The Human Genome was brought to "completion" on this day ten years ago. This bottle of champagne defined "complete" as 99.99% accurate over 99% of its 3,320,602,131 base-pair length.
I'm not talking about 15th & 16th Feb 2001 when The Human Genome was officially published in the two premier science journals Nature and Science.
And certainly I'm not talking about the absurd and hubristic raree show of 26th June 2000 when Bill Clinton and Tony Blair took a bow for their contribution to science of genomics in a para-atlantic announcement. A selection of primary reports are available. That's the data, but there's plenty of back-story - far too much for one post, indeed.
In my 1st year chemistry class this last week we were doing TLC. The data that each pair was asked to put up on the board was a ratio:
D traveled by the chemical : D traveled by the solvent edge
As the numbers reeled off their calculators and went up for public scrutiny, I chid them all to use an appropriate level of accuracy. If three independent estimates of the ratio for, say, aspirin are up on the board as 89% from Alice, 86% from Bob, and 91% from Chuck, then it's fatuous for Derek to write his estimate of the same ratio as 87.23% because that's what his calculator's display says. To do so is "spurious accuracy" and shows that poor D hasn't a clue about what the ratio means, why it is useful or how reproducible and characteristic the estimate is.
So it's shoulder-slumpingly depressing for the huge tax-payer-funded genomic monolith Ensembl to continue reporting the length of the human genome as 3320602131 bp. (ie not
3,320,602,132). It makes my job of training young scientists that much harder. It also shows that Ensembl hasn't really grasped that there isn't one human genome (Craig Venter's? Jim Watson's ? Ewan Birney's ?) but about 7 billion of them and yours probably isn't 3,320,602,131 bp long.
Oooo, what a cross-patch! I hear you say. My only excuse is that this is the first time I've bin bloggin' when ever-so-slightly hung-over.
So let's end on a positive note with a tribute to Jim Kent. clock-back: as 1999 turns into 2000 it is decided that a line needs to be drawn under the Human Genome Project because everybode kno that the project is really only just starting and it's going to go on for another generation - the 1000 Genomes Project had it's Phase 1 milestone on 21st October 2012. ANNyway, the HGP has accumulated shed-loads of sequence data, maybe 30 billion base pairs to give what we call 10x coverage of the genome. The base-pairs are not all in a heap of 3 billion unlinked As Ts Cs and Gs but they are a loooonnng way from a crisp stack of 23 contiguous chunks; one for each of our pairs of chromosomes. The Knobs (in probably both senses) at the top of the project hatch a cunning plan to have a press conference fronted by Blair and Clinton. The White House (Blair lives in the kennel) comes back suggesting 26th June as a window some months away in the President's busy schedule, and the HGP knobs agree. But it's a bit of punt because they don't have a plan (cunning or otherwise) for how the several thousand chunks are going to be assembled into something like the correct order with a minimum of wayward duplications and unaccountable missing bits.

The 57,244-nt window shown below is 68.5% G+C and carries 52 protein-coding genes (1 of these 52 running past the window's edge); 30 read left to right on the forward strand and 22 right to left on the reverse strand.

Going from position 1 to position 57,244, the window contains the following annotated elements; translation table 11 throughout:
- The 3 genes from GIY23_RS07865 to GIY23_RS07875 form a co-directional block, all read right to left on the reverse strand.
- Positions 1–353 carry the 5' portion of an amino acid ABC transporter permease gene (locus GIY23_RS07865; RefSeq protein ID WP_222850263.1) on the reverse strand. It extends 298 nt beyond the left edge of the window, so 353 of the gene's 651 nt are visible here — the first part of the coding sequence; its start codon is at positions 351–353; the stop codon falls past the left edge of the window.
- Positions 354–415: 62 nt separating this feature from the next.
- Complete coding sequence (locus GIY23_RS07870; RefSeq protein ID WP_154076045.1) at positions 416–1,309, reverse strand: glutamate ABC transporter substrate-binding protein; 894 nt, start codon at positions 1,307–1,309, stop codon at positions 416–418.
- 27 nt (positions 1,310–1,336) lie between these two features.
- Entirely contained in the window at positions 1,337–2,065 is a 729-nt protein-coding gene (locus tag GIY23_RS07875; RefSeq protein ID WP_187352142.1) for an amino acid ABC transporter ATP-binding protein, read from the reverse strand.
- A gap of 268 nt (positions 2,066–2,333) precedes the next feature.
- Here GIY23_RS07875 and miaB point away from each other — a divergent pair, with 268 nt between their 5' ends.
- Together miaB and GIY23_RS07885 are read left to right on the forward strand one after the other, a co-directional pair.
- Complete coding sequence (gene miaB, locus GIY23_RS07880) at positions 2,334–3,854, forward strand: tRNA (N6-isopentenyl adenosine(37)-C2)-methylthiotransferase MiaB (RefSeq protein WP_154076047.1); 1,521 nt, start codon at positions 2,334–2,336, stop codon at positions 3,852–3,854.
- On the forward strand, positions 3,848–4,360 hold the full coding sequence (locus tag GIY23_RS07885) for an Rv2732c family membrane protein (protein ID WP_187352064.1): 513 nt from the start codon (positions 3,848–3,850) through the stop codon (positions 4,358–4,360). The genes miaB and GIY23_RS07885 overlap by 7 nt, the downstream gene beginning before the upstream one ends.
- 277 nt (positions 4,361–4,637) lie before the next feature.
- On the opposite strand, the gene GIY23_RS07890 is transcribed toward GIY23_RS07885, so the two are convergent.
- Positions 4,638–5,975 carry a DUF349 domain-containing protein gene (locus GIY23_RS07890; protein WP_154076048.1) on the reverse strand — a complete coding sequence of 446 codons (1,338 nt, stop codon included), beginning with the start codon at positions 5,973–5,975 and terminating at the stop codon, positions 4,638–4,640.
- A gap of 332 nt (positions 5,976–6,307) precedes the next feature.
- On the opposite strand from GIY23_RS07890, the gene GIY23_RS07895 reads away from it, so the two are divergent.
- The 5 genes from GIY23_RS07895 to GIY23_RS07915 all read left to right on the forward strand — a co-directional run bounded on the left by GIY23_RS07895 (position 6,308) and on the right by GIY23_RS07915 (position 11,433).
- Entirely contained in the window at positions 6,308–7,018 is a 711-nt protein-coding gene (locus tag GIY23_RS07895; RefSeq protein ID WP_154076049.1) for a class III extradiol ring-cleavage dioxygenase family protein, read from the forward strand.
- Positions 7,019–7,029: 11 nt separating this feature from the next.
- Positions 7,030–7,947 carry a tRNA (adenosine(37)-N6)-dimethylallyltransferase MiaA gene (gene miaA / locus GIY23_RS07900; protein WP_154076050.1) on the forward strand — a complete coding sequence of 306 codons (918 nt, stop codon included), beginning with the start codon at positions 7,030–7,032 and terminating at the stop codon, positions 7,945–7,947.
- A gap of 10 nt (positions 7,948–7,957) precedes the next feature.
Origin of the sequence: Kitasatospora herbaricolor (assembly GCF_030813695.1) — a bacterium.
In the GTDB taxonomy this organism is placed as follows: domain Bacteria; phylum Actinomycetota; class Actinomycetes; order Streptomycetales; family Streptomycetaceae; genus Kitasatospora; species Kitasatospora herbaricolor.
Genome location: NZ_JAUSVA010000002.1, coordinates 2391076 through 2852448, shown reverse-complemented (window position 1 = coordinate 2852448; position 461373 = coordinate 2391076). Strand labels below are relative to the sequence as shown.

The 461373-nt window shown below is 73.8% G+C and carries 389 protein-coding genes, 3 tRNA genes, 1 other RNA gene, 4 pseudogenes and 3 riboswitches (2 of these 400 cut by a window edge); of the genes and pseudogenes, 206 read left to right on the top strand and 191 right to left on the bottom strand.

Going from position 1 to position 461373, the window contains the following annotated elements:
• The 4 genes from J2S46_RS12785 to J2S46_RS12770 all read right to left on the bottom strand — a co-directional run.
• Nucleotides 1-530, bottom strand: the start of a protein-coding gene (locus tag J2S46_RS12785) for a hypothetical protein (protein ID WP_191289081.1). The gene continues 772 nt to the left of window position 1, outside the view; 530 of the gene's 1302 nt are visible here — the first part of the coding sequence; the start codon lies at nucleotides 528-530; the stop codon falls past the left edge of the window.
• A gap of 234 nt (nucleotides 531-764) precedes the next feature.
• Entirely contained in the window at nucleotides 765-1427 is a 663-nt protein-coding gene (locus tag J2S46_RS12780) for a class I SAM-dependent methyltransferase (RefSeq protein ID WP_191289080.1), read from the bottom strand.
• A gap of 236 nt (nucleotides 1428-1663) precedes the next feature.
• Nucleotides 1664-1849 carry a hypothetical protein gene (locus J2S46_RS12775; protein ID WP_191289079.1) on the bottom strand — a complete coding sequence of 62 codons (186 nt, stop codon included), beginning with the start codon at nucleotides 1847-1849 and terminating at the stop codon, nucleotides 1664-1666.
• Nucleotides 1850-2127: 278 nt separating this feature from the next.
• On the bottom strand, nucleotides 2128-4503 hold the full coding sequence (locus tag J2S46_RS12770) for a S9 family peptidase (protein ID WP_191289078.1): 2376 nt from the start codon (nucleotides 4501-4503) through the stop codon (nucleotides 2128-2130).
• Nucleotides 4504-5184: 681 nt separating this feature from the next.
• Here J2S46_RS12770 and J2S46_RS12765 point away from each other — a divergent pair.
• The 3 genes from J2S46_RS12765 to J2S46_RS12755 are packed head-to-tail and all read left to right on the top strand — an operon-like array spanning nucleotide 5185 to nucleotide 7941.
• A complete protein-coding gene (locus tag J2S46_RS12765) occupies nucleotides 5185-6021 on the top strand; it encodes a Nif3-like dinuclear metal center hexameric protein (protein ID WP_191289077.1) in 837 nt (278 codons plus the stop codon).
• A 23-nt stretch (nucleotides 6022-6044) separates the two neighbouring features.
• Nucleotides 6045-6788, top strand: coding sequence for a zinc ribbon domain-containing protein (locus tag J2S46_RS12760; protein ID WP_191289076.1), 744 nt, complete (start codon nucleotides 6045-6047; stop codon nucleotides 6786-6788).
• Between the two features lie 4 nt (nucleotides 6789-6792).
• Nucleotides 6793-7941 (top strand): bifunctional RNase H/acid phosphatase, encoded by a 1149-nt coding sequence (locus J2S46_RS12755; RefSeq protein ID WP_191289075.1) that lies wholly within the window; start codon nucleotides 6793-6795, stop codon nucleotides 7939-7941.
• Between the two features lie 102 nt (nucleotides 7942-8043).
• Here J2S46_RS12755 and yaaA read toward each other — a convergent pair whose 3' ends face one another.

Meanwhile Jim Kent is a graduate student with David Haussler in UC Santa Cruz. He's a hot-shot programmer and he and Haussler are interested in analysing the human genome when it's assembled in all sorts of nifty and creative ways. They know about the announcement and the days are ticking off and the HGP isn't announcing the assembly and the days are ticking off. So Jim cracks and decides that he, Jim, is going to have to step up to the plate and do the assembly. He believes he has a protocol that might work, he just needs a) to write a few thousand lines of code and b) a big-assed computer to do his bidding. In contrast to Celera Genomics (which is burning dollars as the alternative commercial human genome project in contra-parallel to the tax-payer-funded HGP) Haussler and Kent don't have a big-assed computer or the money to buy one. So they tool off to the local computer store and buy 50 PCs off the shelf, which Jim claggs together into a parallel processing computer cluster (PPCC). In May (Deadline is 6 weeks away), Jim sits down to code. He pulls the first of many all-nighters, he works all day, he eats on the hoof, he falls asleep at the terminal, he piles up lines and lines and lines of code. He tries this, he debugs that, he cracks a niggling redundancy issue, he blasts through a logical log-jam with a precisely placed small-small stick of algorithmic dynamite. It's a huge problem with horrendous dependencies and the game plan must be stored in Jim's head: there are 3 billion bits (that's a pile of sugar cubes 3 times bigger than our house) which come in only four colours and they have to be assembled in one precise and particular order. A thousand piece jig-saw of a clear blue sky is as nothing to Jim's task.
On 22 June (D-day minus 4) Jim Kent calls time and delivers the goods. Craig Venter's team of hackers at Celera Genomics deliver their version 3 days later as press secretaries and publicists across two continents make whimpering noises and have fits of the the vapours.
Jim Kent - wottaguy!